I have a couple of other questions. 1. How will the New York Times, MSNBC, CNN, and the rest of the extended White House public relations team cover this story?  Will they cover it?  And 2. What will it take to rouse the public from its supine attitude of hapless acquiescence to this administration’s increasingly brazen lawlessness? I almost tire of reciting the litany, but here it is, part of it, once again, on the next page:

• Benghazi [3]

• Obamacare (“If you like your healthcare plan you can keep your healthcare plan [3], period.”)

• IRS [4]

• Immigration [5]

• et very much cetera (think Fast & Furious [6], Yucca  Mountain nuclear waste repository, making recess appointments when Congress not in recess, Solyndra, etc. etc. Read Andy McCarthy’s Faithless Execution [7]).

What would Obama have to do to lose the confidence of the people? Rob a bank? His economic policies have robbed society of more than any bank has on deposit. Murder someone?  Ask the families of Chris Stevens and the other people slaughtered at Benghazi what they think about the president’s performance as commander-in-chief.

I wish I knew the answers to these questions.  It seems to me that the scandals emanating from this administration are coming faster and faster. Where is the Fourth Estate?  Where are the people?  I wish I knew.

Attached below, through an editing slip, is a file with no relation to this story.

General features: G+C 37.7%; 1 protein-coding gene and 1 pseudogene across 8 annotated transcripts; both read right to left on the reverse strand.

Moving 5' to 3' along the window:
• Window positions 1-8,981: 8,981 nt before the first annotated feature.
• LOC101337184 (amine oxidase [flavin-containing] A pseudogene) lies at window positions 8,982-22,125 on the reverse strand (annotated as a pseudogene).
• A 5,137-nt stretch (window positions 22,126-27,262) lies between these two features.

More from Bryan Preston: Convenient [8]

Article printed from Roger’s Rules:

URLs in this post:

[1] two years of Lois Lerner’s emails have vanished:

Don’t Blame Iraq on Obama Alone

Some Republicans are indulging in revisionist history. 

I’ve just written Faithless Execution, a book positing that there is such a solid legal case of high crimes and misdemeanors committed by the president that the time is ripe to build a political case for his impeachment. I have argued, moreover, that the president’s policy of appeasing and empowering Islamic supremacists has been a national-security catastrophe, catalyzing a jihadist resurgence across the Middle East.

It is pretty safe to say I am no fan of Barack Obama’s. But it is just as safe to say that for Beltway Republicans to blame Obama alone for the implosion of Iraq — which is now being overrun by the same Sunni jihadists those Republicans have championed in Syria and Libya — is shameful.